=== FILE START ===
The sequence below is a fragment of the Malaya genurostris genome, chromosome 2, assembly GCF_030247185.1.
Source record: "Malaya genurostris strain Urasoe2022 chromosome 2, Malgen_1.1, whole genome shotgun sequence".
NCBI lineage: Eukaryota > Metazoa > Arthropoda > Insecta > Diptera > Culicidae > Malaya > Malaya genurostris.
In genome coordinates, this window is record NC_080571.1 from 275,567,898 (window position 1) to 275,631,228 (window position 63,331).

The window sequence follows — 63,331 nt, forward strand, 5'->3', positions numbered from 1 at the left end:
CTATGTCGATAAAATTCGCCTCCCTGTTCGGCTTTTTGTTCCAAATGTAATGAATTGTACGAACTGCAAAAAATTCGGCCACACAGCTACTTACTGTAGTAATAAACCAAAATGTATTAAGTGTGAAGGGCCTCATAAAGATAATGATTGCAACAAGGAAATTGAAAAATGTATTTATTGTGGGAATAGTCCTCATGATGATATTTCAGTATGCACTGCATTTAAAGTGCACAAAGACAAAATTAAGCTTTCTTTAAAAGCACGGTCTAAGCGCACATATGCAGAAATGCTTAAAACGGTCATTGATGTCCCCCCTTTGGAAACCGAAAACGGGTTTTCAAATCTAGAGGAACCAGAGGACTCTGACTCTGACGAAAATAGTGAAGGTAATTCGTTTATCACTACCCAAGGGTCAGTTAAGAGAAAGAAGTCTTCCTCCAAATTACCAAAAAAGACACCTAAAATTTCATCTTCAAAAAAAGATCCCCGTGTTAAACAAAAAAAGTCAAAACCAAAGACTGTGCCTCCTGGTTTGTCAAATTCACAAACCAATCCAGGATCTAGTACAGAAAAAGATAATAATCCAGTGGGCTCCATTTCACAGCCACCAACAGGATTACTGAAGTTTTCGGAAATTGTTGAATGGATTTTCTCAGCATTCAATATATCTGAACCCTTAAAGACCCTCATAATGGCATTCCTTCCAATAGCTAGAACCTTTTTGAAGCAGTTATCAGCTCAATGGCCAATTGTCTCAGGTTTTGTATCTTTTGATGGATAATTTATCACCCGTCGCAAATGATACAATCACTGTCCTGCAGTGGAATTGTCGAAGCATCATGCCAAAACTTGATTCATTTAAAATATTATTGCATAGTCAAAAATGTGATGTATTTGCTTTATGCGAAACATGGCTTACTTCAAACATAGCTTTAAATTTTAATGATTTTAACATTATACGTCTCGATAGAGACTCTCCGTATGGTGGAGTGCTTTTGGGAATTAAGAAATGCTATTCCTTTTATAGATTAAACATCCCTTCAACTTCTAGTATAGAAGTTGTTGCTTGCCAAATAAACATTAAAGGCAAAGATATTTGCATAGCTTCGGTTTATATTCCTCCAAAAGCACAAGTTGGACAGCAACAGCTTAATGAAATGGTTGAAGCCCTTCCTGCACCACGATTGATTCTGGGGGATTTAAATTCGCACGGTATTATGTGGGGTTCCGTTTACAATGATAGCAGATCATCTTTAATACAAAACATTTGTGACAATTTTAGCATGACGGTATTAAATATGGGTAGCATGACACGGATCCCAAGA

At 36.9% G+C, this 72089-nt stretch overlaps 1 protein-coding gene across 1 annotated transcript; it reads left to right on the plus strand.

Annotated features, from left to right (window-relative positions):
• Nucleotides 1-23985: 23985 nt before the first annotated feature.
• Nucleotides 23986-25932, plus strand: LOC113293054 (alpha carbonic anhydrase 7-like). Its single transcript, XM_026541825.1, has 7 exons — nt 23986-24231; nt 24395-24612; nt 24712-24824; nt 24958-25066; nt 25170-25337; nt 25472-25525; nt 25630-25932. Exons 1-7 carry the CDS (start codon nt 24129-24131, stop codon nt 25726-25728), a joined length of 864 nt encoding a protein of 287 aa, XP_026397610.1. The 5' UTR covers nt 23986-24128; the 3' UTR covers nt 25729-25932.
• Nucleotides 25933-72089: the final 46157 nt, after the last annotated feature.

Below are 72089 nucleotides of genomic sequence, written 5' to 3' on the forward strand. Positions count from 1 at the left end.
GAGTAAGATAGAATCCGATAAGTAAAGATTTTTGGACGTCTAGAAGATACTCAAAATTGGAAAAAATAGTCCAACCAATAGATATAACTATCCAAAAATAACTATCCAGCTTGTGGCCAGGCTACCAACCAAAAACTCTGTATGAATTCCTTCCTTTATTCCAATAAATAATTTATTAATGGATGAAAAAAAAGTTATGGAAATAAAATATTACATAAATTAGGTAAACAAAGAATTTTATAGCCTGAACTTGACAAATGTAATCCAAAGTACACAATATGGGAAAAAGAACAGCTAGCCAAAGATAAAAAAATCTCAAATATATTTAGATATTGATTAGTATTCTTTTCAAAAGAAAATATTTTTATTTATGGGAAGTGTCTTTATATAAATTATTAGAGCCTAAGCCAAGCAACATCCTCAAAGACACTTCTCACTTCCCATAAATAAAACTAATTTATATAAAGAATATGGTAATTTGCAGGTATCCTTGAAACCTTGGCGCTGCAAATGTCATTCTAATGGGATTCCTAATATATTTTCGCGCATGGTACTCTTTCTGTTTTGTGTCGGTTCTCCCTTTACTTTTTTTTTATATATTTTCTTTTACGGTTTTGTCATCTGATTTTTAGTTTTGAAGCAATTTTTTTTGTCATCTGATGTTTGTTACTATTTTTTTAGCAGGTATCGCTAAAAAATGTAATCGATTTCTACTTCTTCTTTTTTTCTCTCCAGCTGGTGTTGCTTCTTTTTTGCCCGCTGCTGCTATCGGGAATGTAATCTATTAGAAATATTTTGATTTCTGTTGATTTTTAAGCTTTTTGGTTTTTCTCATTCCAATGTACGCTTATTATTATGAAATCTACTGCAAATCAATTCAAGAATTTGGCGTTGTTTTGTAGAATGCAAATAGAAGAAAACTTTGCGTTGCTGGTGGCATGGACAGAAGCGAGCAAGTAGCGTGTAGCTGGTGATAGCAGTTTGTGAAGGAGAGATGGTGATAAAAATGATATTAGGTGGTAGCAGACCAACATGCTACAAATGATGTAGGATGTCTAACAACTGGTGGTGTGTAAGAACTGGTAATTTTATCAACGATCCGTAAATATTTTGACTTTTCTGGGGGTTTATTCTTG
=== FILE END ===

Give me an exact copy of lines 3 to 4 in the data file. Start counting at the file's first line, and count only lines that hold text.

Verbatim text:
NCBI lineage: Eukaryota > Metazoa > Arthropoda > Insecta > Diptera > Culicidae > Malaya > Malaya genurostris.
In genome coordinates, this window is record NC_080571.1 from 275,567,898 (window position 1) to 275,631,228 (window position 63,331).